Evangelicals and Gangs in Central America


Evangelical churches today can be found in almost every neighborhood in Latin America. Evangelicals today account for almost 20 percent of the population in Latin America up from 3 percent three decades ago. In Central American countries, evangelicals are near majorities. During immigration hearings, Central American evangelicals often express fear of returning to their country of origin due to gang animosity towards them. If they were practicing evangelicals before coming to the United States, they often ran afoul of gangs. Their fear is certainly valid given the current conditions in particular in El Salvador, Honduras, and Guatemala.

Evangelical Christians abhor violence and as a matter of principle refuse cooperation with illegal activities as practiced by gangs and other criminal elements. Their religious convictions further endanger them because their resistance to threats is a moral imperative. In their neighborhoods, evangelicals often express their Christian beliefs strongly and openly to gang members, attempting to convert them to Chrisianity and away from gang life. Evangelicals also have active programs to prevent young men in particular from joining gangs. These gang conversion and prevention efforts have also been supported by the United States Agency for International Development (USAID). They also naturally atagonize gang members [1] .

Gangs such as MS-13 and M18 see Evangelical Christian groups as a threat to their retaining or gaining gang members. Throughout Central America, gangs have targeted Evangelical Churches for attack. Gangs also work to penetrate these churches by inserting members into these organization in order to inform fellow gang members of activities or undermine these churches anti-gang activities [2] .

Evangelical Christian groups have also closely associated themselves with right-wing conservative parties such as the Nationalist Republican Alliance in El Salvador and the National Party of Honduras which have been most antagonistic towards gangs and have pushed for “mano dura” or hard-handed policies to crack down on gangs. Thus, gang members view these Christian groups as extensions of far-right anti-gang movements which clearly pose a threat to them [3] .

U.S. Army War College Professor Max G. Manwaring has stated that MS-13 “control expressions of political and religious activities…[and that] a religious leader who is perceived as resistant to gang control would be punished as any other member of the populace.” [4] In the United Nations High Commissioner for Refugees (UNHCR) Eligibility Guidelines for Assessing the International Protection Needs of Asylum-Seekers, the UNHCR has stated that “participating in civil, religious, or other organizations [are] viewed as undermining gang authority.” In addition, the UNHCR has emphasized that “religious leaders…who represent an alternative source of authority to the gangs and who opposed them or are perceived by the gangs as doing so…are at risk of violent retaliation.” [5]

As a entity who strongly resists gang threats and even work to reduce gang membership, Evangelical groups likely constitute a protected social group. Those who through religious conviction resist gang intimidation are seen as existential threats to MS-13 and M18 because if this social group is allowed and is successful in standing up to gang intimidation without retribution, the whole structure of gang power dissolves. This line of reasoning can be used in immigration hearings to make the case that strongly practicing evangelicals have rightful fear of returning to their country of origin.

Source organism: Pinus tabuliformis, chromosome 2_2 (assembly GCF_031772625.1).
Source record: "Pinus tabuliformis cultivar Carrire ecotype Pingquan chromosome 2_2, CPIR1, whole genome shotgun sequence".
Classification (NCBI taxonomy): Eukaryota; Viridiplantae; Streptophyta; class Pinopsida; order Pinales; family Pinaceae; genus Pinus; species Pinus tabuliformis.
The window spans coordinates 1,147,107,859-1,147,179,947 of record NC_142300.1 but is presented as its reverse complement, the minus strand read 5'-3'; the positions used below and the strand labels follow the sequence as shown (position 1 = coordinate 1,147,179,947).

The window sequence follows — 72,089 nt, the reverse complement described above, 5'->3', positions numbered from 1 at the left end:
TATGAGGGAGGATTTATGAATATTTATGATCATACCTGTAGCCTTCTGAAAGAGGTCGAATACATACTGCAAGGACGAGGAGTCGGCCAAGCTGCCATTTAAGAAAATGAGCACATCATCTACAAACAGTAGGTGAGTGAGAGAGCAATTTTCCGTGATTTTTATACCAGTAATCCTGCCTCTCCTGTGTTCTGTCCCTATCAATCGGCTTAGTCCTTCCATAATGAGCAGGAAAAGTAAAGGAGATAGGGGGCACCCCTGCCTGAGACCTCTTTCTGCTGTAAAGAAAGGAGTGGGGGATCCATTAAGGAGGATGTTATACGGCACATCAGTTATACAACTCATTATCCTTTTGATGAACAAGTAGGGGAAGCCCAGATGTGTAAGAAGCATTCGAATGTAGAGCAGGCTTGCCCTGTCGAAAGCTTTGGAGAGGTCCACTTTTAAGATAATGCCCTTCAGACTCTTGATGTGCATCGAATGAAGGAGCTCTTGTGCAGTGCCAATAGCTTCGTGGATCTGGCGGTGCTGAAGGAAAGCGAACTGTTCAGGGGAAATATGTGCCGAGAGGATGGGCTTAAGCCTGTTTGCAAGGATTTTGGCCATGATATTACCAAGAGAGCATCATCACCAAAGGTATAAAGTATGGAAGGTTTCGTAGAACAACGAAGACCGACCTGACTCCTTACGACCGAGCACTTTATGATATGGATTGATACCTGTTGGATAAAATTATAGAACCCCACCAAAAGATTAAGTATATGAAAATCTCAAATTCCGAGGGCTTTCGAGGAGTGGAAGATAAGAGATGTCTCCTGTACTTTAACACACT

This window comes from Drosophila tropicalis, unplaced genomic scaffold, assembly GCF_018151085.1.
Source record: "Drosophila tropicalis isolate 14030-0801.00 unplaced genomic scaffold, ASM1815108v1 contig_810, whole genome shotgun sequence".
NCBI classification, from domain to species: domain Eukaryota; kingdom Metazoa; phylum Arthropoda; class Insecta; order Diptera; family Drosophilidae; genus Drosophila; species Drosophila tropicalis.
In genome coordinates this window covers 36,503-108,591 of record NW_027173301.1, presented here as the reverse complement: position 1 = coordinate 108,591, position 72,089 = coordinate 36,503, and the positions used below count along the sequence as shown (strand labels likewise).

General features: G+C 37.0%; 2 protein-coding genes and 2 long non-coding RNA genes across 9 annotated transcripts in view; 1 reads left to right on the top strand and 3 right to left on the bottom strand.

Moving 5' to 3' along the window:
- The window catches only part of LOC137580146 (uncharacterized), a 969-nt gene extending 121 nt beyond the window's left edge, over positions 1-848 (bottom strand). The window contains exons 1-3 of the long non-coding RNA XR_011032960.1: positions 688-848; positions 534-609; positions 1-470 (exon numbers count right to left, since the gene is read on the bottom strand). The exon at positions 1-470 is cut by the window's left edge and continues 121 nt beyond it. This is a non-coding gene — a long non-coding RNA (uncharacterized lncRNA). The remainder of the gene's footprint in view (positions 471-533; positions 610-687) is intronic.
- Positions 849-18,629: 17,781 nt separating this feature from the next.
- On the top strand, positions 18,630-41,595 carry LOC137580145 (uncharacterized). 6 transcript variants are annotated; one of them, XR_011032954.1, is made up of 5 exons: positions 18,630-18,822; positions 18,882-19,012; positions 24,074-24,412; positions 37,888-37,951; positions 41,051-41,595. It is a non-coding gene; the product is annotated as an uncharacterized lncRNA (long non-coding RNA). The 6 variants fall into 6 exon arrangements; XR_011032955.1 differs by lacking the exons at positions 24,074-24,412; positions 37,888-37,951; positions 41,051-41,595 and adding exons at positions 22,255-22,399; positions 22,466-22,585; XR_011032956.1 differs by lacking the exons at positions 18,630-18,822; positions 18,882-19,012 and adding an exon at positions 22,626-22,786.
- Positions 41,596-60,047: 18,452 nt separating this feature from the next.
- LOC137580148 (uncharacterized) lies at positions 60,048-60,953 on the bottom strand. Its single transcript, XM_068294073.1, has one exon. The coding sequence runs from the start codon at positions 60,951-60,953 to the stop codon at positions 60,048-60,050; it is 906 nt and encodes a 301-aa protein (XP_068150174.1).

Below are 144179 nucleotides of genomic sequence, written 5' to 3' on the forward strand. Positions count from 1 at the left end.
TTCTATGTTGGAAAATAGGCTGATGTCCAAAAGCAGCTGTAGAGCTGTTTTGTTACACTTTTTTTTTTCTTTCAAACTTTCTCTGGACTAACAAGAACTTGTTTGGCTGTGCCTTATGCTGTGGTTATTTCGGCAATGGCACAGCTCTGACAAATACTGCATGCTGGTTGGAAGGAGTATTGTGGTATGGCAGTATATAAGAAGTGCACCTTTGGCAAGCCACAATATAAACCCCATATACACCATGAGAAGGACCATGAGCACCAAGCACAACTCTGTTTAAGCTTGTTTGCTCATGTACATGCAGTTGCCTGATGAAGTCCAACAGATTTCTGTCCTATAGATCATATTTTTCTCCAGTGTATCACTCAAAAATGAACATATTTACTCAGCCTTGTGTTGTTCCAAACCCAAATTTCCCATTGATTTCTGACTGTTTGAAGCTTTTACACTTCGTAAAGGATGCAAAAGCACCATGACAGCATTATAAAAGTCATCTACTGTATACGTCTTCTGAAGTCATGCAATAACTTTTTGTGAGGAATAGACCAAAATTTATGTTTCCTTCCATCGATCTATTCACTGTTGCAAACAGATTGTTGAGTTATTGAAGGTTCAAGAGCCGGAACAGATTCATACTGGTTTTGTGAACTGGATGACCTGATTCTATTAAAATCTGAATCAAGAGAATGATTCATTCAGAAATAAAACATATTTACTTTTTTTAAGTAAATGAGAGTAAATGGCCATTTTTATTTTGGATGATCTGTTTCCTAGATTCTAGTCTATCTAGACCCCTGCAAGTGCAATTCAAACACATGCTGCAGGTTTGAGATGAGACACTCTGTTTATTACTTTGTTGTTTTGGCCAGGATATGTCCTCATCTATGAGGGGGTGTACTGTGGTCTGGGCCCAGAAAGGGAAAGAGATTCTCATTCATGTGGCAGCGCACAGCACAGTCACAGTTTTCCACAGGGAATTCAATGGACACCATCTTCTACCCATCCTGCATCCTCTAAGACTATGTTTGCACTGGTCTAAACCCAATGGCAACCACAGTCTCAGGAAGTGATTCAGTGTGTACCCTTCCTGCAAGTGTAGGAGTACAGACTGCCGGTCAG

[1] For an excellent discussion of religious freedom in Guatemala see: Report on Religious Freedom in Guatemala published by The Institute on Religion & Public Policy.

[2] “New Brooms In Central America,” Latin American Special Report, 2014, ISSN 1741-4474. See also, Dennis P. Petri “Interface of Churches and Organised Crime in Latin America.,” World Watch Research, 2012, pages 20-21; Dirk Kruijt, Organised Crime, Drugs and the Political System in Latin America, report commissioned by the Netherlands Institute for Multiparty Democracy, 2011.

[3] “Can a Dose of Scripture Cure Moral Ills?” Latin American Weekly Report, July 15, 2010, ISSN 0143-5280.

[4] Declaration of U.S. Army War College Professor Dr. Max G. Manwaring dated May 17, 2015.

[5] United Nations High Commissioner for Refugees (UNHCR) Eligibility Guidelines for Assessing the International Protection Needs of Asylum-Seekers from El Salvador (March 2016). Available at: http://www.ecoi.net/file_upload/1930..._56e706e94.pdf

About The Author

Robert Kirklandis a retired U.S. Army lieutenant colonel and operational Latin American Foreign Area Officer. He has a B.S. from the United States Military Academy, West Point and a M.A. and Ph.D. in Latin American history from the University of Pittsburgh. He also has a graduate certificate in Latin American Studies from the Center for Latin American Studies at the University of Pittsburgh. He has provided expert testimony on drug cartel and gang violence in Mexico and Central America since his retirement from the Army in 2014. He can be reached at info@robertkirklandconsulting.com

The opinions expressed in this article do not necessarily reflect the opinion of ILW.COM.